It was an area of tension as it used to be covered. Shirin Abu Okla left, on Wednesday morning, his helmet on his head and his “press” jacket on his back, heading to Jenin, a large city in the northern occupied West Bank, where the Israeli army has been carrying out military operations for several weeks. . It is barely 6:13 am when the journalist sends a letter to her editorial office, Al Jazeera. Israeli forces invaded Jenin and surrounded a house in the Jabriyat neighborhood. I’m on my way, and I’ll let you know for a live once I have more details. This will be the last email a 51-year-old Palestinian-American reporter writes to the channel.
And her death will be announced, an hour later, in the city hospital, after she was shot in the head, which she received during her communication. Where does the shot come from? After claiming that the journalist had “probably” surrendered to an attack by Palestinian militants, Israel finally said it was not ruling out the possibility that its soldiers had fired the shot. Since then, the Al Jazeera personality, famous for his courage and perseverance on the ground, has proliferated.
Several officials and thousands of Palestinians participated in an official ceremony in Ramallah, Thursday, commemorating the journalist who was killed at the age of 51 for the last time. The “Voice of Palestine”, praised the Palestinian Ministry of Foreign Affairs, referring to the “icon of truth” and “the national heroine of those whose voices have been silenced because of Israel’s crimes.”
“I chose this path to be close to people”
When she was young, Shireen Abu Akleh was not destined to work as a reporter. Architecture was his first ambition. Shirin was born in 1971 to a Christian family, and grew up in the town of Beit Hanina in East Jerusalem. At the same time, she will receive American citizenship, having lived for a while with the family of her mother, who settled in New Jersey. Later, she began studying architecture at the University of Jordan, before finally turning to journalism by attending Yarmouk College in Jordan, according to the Israeli daily Haaretz. “I chose this path to be close to people,” she explained in a short video published by Al Jazeera after her death on Wednesday.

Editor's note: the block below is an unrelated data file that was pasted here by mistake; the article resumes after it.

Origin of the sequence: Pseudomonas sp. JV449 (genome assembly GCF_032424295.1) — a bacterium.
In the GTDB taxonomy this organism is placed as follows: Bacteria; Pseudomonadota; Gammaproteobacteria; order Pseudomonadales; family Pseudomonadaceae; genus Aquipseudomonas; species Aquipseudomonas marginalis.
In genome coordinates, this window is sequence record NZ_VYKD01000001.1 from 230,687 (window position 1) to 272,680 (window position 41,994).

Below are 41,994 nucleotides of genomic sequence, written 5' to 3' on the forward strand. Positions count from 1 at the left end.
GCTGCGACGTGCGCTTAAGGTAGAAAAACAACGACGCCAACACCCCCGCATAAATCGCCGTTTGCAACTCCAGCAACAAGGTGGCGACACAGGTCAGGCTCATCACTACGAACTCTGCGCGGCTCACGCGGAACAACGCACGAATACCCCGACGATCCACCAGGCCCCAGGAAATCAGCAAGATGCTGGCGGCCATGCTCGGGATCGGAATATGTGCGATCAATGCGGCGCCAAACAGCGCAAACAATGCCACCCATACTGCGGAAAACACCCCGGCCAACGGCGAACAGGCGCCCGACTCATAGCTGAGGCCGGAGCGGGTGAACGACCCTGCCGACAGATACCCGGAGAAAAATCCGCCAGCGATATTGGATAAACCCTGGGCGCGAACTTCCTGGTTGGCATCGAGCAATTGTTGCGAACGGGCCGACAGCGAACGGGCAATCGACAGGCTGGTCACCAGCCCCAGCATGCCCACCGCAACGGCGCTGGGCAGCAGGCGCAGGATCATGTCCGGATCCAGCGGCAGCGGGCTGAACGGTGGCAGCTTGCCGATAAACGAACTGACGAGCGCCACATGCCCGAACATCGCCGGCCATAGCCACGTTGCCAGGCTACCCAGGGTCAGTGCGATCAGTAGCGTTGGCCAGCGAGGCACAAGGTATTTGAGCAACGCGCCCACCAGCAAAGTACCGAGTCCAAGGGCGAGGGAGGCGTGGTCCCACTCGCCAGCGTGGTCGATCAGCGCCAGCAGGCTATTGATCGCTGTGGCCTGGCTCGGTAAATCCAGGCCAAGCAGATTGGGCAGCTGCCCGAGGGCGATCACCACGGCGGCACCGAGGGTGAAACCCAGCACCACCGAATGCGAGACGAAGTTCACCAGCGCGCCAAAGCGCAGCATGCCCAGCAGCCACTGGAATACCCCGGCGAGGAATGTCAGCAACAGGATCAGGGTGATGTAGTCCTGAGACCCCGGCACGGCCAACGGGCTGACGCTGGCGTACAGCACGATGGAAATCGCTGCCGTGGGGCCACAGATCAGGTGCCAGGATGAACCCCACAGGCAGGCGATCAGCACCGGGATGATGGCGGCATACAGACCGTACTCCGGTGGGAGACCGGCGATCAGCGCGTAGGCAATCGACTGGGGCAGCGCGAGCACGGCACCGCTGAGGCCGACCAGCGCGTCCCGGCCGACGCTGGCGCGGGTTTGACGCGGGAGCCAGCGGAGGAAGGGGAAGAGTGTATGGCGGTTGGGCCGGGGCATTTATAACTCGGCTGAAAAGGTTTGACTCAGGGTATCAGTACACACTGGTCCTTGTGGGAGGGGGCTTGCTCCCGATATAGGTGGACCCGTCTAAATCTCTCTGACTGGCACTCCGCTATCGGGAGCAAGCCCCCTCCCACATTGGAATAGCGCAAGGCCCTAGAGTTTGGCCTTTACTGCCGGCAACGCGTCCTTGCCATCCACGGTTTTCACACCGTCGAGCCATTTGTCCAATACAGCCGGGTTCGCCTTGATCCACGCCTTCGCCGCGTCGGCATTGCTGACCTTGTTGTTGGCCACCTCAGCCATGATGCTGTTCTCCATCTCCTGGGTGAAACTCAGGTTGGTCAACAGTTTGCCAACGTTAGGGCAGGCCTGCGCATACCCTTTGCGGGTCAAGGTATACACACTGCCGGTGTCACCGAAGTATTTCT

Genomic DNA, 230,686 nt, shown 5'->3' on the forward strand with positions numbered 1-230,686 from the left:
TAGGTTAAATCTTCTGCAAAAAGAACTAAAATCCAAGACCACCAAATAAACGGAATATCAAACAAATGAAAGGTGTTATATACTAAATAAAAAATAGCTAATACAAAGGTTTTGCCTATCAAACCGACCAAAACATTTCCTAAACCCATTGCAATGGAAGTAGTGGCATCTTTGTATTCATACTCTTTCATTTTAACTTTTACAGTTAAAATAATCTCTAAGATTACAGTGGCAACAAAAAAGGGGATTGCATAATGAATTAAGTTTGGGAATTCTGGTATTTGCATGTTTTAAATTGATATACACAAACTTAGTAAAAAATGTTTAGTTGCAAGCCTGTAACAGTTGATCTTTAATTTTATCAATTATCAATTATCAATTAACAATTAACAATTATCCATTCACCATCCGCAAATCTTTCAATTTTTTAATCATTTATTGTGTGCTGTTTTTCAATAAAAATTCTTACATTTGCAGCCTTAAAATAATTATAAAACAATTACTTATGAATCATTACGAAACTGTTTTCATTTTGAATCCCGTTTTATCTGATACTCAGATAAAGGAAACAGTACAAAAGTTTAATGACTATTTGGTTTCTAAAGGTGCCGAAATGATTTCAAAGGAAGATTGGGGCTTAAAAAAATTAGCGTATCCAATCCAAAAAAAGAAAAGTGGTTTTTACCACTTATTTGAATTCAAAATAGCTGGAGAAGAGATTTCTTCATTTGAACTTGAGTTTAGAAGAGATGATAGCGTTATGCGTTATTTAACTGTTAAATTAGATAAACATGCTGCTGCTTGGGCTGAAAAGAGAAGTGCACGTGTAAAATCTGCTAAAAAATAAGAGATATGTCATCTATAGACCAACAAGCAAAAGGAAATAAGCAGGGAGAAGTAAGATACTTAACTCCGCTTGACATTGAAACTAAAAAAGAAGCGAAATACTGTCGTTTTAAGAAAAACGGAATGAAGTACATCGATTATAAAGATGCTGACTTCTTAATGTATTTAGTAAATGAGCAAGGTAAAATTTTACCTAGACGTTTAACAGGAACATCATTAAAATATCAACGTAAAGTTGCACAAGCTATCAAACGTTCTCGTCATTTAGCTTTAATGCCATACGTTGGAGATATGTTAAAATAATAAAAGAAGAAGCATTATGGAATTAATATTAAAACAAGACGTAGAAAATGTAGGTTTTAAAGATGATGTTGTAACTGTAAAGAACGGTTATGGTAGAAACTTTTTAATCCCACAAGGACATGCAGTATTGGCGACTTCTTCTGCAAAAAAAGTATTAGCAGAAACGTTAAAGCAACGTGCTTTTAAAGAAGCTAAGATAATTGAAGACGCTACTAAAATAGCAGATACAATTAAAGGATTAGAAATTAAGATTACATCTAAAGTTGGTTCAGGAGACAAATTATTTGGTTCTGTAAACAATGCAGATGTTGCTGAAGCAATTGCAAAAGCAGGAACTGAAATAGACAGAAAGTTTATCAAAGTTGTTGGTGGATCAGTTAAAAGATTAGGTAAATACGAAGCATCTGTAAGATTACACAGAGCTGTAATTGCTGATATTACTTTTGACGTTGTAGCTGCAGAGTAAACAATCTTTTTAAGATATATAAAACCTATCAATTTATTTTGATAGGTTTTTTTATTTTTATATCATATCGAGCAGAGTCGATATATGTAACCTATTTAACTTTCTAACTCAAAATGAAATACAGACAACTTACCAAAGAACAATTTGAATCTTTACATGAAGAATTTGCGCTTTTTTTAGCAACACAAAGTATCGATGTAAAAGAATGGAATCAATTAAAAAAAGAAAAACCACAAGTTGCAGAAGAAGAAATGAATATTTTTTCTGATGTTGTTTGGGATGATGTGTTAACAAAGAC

With her degree, the journalist-trainee returns to the Palestinian Territories, wanting to recount the daily lives and hardships of a people she considers unjustly threatened. She knocked on the doors of several newsrooms, and doubled the number of freelance journalists at Radio “La Voix de la Palestine” and Radio Monte-Carlo, before joining Al Jazeera in 1997, where she worked for 25 years. Her passion for the field drives her to cover multiple events from Gaza to Ramallah, through Jerusalem and Bethlehem. In front of the camera, she narrates the events of the battle of Jenin (2002) or the wounded of the second intifada (2000-2005). More recently, she described the extent of the Israeli army’s raids in the area.
A face that imposes itself in Arab homes
When asked by NBC four years ago about her fears from the field, the reporter said she was “obviously afraid.” “But sometimes it’s not the time to be afraid when you’re doing this job,” she continued. “I try to report from places that are relatively safe, and it is important for me to protect my team as much as possible,” she told TV.
On the ground, his reports attempt to describe the policy of the State of Israel, the violence of its army, and the failures of the Palestinian Authority. Little by little, his face is asserting itself in thousands of Arab homes, becoming a Palestinian icon, and inspiring an entire generation of aspiring journalists. “I know a lot of little girls who have grown up standing in front of their mirror, brushing their hair in their hands, pretending to be Shereen,” Palestinian-American journalist and journalist Dalia Hatouqa told the New York Times. . “That is how important its existence and permanence are.”